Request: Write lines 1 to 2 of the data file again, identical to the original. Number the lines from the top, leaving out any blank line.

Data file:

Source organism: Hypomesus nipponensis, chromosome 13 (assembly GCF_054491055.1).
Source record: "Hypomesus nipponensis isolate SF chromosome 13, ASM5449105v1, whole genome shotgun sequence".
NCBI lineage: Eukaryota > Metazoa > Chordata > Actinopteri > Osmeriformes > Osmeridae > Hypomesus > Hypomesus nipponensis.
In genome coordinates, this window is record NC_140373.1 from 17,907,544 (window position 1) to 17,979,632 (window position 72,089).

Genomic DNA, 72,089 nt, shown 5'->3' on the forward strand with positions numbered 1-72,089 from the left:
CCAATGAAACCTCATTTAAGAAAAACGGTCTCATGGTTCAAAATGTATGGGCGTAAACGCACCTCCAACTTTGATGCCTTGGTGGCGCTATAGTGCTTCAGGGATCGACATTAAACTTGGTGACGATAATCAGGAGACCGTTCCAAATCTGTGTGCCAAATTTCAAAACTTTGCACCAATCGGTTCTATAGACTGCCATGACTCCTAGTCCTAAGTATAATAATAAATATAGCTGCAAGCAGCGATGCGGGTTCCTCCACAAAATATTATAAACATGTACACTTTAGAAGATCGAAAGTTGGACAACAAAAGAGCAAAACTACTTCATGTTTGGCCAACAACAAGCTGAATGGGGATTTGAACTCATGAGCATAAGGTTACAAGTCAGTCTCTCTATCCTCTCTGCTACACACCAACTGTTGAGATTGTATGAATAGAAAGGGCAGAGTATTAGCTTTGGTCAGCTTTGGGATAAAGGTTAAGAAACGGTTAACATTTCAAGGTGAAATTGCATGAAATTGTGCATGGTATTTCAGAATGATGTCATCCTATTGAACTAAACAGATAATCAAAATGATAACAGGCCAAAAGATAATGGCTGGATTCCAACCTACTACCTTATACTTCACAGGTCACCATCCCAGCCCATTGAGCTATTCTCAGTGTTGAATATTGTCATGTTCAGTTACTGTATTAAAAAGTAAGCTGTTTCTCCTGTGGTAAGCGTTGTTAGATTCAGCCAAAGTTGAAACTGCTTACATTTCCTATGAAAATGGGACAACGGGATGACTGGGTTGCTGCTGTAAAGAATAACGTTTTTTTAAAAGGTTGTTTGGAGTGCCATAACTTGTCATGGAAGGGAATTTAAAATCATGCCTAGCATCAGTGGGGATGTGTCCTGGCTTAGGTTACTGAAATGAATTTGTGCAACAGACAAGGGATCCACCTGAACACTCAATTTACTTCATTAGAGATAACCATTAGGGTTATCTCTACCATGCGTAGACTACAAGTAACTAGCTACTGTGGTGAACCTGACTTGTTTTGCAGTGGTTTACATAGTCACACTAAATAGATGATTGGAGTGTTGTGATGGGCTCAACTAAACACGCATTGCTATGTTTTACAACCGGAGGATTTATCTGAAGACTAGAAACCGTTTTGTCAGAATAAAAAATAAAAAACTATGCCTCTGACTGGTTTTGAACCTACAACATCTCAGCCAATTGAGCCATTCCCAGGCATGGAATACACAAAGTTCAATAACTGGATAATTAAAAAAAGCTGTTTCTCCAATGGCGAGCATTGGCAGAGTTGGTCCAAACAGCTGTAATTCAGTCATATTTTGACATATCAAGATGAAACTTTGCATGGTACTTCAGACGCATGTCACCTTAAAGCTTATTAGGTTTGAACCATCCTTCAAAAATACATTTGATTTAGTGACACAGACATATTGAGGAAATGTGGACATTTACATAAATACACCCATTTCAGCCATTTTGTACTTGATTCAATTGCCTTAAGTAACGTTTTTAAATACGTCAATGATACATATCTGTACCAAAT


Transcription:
Source organism: Hypomesus nipponensis, chromosome 13 (assembly GCF_054491055.1).
Source record: "Hypomesus nipponensis isolate SF chromosome 13, ASM5449105v1, whole genome shotgun sequence".